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Wednesday, February 15, 2006

Requiring a Catholic school to convert?

Here's a story about a (to me, anyway) strange debate going on in the suburbs of Glasgow, Scotland:  "Can a Catholic School Be Made to Convert?  Most of the pupils are Muslim.  Now campaigners want the school to change its faith."  The question, apparently, is whether the government should require a (state-supported) Catholic school to become a (state-supported) Muslim school, because most of the school's students are Muslims.  Here's a blurb from the news story in The Guardian:

As the debate rages, the school's headteacher, Winifred Diver, refuses to talk to Education Guardian. But the local priest, who is also the school chaplain, Fr John Gannon, represents the school's position. "There is probably no organisation in Scotland more supportive of the notion that there should be Muslim faith schools than the Catholic church," he says. "But it may be that to poach schools is not the best way to go about it."

When Gannon was saying mass at the school recently, a number of parents interrupted the service at staggered intervals, removing 12 children. The interruption was "deliberately designed to disrupt the mass", Gannon says, and showed "gross discourtesy and contempt". He does not believe these parents were representative of most parents in the school.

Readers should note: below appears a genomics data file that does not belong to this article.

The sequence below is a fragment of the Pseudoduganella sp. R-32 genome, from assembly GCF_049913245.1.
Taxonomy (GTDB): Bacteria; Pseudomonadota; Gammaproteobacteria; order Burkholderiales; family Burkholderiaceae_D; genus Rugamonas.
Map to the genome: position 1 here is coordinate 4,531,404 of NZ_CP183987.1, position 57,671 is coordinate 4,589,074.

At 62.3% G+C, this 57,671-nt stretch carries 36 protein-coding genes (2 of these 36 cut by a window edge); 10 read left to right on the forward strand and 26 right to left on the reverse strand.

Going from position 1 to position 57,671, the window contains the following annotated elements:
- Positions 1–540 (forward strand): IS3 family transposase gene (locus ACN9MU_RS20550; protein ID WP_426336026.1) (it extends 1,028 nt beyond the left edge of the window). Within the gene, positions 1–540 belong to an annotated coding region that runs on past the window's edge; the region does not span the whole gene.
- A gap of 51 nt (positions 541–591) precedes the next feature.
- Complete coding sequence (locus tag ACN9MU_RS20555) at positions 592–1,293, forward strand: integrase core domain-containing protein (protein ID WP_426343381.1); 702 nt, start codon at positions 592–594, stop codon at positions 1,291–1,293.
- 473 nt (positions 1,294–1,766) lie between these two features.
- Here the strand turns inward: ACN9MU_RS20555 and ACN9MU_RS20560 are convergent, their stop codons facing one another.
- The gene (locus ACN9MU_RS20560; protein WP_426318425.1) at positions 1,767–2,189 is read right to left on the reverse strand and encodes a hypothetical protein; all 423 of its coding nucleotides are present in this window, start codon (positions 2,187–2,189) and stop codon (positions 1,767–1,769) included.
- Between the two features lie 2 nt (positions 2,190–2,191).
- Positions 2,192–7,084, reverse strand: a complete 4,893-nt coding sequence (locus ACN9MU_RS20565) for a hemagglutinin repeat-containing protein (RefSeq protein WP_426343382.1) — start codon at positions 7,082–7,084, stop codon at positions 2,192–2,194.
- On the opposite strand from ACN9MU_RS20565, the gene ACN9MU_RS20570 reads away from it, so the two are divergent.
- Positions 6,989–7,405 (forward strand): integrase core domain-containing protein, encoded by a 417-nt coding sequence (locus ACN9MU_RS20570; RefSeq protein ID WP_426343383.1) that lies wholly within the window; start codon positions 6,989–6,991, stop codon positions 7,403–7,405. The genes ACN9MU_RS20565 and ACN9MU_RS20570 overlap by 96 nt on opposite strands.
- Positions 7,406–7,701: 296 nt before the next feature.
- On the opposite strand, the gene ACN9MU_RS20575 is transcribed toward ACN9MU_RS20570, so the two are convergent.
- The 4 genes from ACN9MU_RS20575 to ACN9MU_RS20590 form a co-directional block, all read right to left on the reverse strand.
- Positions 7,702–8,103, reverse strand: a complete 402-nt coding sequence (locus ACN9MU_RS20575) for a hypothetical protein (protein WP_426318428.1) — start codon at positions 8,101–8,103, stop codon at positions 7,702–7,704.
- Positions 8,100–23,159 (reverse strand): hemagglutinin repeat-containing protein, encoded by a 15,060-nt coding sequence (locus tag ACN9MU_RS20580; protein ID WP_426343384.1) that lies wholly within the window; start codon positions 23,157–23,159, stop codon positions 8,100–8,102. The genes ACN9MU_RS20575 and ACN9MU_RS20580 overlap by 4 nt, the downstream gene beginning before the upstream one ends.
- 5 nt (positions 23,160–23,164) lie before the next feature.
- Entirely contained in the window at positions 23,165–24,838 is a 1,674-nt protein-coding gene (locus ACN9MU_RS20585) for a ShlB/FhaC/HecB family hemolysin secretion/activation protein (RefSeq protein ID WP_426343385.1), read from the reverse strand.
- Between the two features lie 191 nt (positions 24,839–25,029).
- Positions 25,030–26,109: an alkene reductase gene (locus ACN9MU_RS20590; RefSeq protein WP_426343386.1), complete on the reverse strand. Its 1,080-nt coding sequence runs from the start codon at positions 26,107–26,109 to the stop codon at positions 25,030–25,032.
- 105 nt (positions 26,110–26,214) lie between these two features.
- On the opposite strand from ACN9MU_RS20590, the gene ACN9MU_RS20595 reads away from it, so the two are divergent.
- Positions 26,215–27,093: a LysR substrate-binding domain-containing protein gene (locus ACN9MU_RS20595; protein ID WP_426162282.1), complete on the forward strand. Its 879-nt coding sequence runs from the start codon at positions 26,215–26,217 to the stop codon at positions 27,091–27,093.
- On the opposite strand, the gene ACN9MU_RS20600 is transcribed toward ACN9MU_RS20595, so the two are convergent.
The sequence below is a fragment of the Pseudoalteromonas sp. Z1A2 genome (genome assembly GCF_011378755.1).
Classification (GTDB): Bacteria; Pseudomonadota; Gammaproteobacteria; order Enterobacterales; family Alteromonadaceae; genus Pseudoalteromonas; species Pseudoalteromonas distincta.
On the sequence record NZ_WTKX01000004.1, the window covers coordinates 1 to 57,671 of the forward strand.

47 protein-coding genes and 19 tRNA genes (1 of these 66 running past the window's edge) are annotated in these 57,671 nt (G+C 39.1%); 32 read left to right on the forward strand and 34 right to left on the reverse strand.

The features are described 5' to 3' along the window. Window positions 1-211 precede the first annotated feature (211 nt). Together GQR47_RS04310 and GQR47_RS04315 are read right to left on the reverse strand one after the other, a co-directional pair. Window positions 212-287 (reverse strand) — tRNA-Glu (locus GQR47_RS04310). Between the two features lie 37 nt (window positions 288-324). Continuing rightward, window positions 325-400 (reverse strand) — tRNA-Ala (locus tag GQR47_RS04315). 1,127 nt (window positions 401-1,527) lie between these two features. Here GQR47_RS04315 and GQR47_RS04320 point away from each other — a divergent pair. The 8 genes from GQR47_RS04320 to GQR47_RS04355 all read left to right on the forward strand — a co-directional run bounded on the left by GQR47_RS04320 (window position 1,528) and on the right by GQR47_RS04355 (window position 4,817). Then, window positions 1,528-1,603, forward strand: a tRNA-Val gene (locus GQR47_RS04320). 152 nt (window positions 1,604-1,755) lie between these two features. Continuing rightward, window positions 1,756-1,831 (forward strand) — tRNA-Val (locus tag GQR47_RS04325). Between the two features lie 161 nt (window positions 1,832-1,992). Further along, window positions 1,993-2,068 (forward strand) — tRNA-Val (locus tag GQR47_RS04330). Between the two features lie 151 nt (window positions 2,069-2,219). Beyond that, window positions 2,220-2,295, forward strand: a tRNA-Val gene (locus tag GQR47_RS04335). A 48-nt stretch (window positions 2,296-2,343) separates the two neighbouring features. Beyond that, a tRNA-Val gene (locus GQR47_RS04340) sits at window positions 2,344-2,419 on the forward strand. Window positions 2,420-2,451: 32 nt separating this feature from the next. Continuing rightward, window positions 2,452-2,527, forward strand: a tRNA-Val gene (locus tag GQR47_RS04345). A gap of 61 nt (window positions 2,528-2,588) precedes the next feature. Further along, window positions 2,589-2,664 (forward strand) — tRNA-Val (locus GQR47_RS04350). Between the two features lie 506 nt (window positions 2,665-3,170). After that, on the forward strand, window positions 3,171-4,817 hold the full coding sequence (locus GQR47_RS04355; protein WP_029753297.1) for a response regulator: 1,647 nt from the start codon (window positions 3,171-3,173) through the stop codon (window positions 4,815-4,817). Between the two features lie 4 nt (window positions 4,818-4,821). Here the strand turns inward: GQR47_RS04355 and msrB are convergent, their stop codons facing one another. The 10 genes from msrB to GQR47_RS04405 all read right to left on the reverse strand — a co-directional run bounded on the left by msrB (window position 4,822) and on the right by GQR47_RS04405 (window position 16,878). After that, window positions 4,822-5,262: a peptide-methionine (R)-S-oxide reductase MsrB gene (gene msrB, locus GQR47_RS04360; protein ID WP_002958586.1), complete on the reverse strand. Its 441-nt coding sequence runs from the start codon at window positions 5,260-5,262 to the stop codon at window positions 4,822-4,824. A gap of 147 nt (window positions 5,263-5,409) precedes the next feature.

Strong relationship

Gannon adds that the staff at St Albert's has built up a strong relationship with Pollokshields's Muslim community. "When parents say they want the school to become Muslim, they seem to think that the teachers would stay on, but of course that wouldn't happen," he says. "There is some serious confusion about what such a change would mean." . . .

While the proposal has caused resentment among Catholics and Sikhs, it has fed a growing sense of injustice among some Muslims. Many people, though, think faith schools are simply divisive.

Alec Macadie, an ebullient lollipop man, sees children in Pollokshields across the road on their way home from school every day. He chats to everyone - parents, children, shopkeepers - and he approves of the way the area has changed over the years. "People don't mix, though," he says. "They tolerate each other." It is for this reason that he believes children of all cultures should be educated together and that religious differences should not be allowed to divide them.

What's next?  The suppression of the monasteries?

Posted by Rick Garnett on February 15, 2006 at 05:23 PM | Permalink


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One of the key goals of the Religious Right in America today is to reinsert religious faith, prayer, and other sectarian sundries in public schools. Fortunately, religious freedom is sufficiently ingrained as a value here that they can't go flat out ... [Read More]

Tracked on Feb 15, 2006 10:20:19 PM


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